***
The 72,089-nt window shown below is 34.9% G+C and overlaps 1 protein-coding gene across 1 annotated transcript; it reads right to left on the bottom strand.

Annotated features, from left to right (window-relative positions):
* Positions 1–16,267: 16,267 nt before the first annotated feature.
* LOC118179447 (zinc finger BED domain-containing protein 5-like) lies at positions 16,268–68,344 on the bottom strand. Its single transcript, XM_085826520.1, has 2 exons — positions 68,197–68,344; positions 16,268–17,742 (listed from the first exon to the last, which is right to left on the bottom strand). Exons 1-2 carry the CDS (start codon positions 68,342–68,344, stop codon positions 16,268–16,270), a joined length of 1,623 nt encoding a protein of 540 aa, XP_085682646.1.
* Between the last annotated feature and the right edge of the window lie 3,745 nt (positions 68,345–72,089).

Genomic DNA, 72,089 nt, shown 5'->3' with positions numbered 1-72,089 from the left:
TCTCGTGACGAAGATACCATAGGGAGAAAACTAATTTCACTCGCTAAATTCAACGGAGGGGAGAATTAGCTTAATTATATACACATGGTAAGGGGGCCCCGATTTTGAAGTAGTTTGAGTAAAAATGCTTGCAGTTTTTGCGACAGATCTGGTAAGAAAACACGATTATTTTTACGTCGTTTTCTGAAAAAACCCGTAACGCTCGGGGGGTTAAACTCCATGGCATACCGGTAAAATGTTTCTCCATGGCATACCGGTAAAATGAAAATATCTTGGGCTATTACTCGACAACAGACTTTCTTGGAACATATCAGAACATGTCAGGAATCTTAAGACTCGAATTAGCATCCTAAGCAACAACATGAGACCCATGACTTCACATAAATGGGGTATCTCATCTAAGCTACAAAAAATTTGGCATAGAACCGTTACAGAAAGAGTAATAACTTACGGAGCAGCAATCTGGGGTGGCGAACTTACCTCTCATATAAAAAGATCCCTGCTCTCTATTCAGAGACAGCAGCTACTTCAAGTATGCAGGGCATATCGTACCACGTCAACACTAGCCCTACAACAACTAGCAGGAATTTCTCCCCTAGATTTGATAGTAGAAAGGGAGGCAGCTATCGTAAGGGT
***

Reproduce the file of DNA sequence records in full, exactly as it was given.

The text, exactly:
The 72,089-nt window shown below is 34.9% G+C and overlaps 1 protein-coding gene across 1 annotated transcript; it reads right to left on the bottom strand.

Annotated features, from left to right (window-relative positions):
* Positions 1–16,267: 16,267 nt before the first annotated feature.
* LOC118179447 (zinc finger BED domain-containing protein 5-like) lies at positions 16,268–68,344 on the bottom strand. Its single transcript, XM_085826520.1, has 2 exons — positions 68,197–68,344; positions 16,268–17,742 (listed from the first exon to the last, which is right to left on the bottom strand). Exons 1-2 carry the CDS (start codon positions 68,342–68,344, stop codon positions 16,268–16,270), a joined length of 1,623 nt encoding a protein of 540 aa, XP_085682646.1.
* Between the last annotated feature and the right edge of the window lie 3,745 nt (positions 68,345–72,089).

Genomic DNA, 72,089 nt, shown 5'->3' with positions numbered 1-72,089 from the left:
TCTCGTGACGAAGATACCATAGGGAGAAAACTAATTTCACTCGCTAAATTCAACGGAGGGGAGAATTAGCTTAATTATATACACATGGTAAGGGGGCCCCGATTTTGAAGTAGTTTGAGTAAAAATGCTTGCAGTTTTTGCGACAGATCTGGTAAGAAAACACGATTATTTTTACGTCGTTTTCTGAAAAAACCCGTAACGCTCGGGGGGTTAAACTCCATGGCATACCGGTAAAATGTTTCTCCATGGCATACCGGTAAAATGAAAATATCTTGGGCTATTACTCGACAACAGACTTTCTTGGAACATATCAGAACATGTCAGGAATCTTAAGACTCGAATTAGCATCCTAAGCAACAACATGAGACCCATGACTTCACATAAATGGGGTATCTCATCTAAGCTACAAAAAATTTGGCATAGAACCGTTACAGAAAGAGTAATAACTTACGGAGCAGCAATCTGGGGTGGCGAACTTACCTCTCATATAAAAAGATCCCTGCTCTCTATTCAGAGACAGCAGCTACTTCAAGTATGCAGGGCATATCGTACCACGTCAACACTAGCCCTACAACAACTAGCAGGAATTTCTCCCCTAGATTTGATAGTAGAAAGGGAGGCAGCTATCGTAAGGGT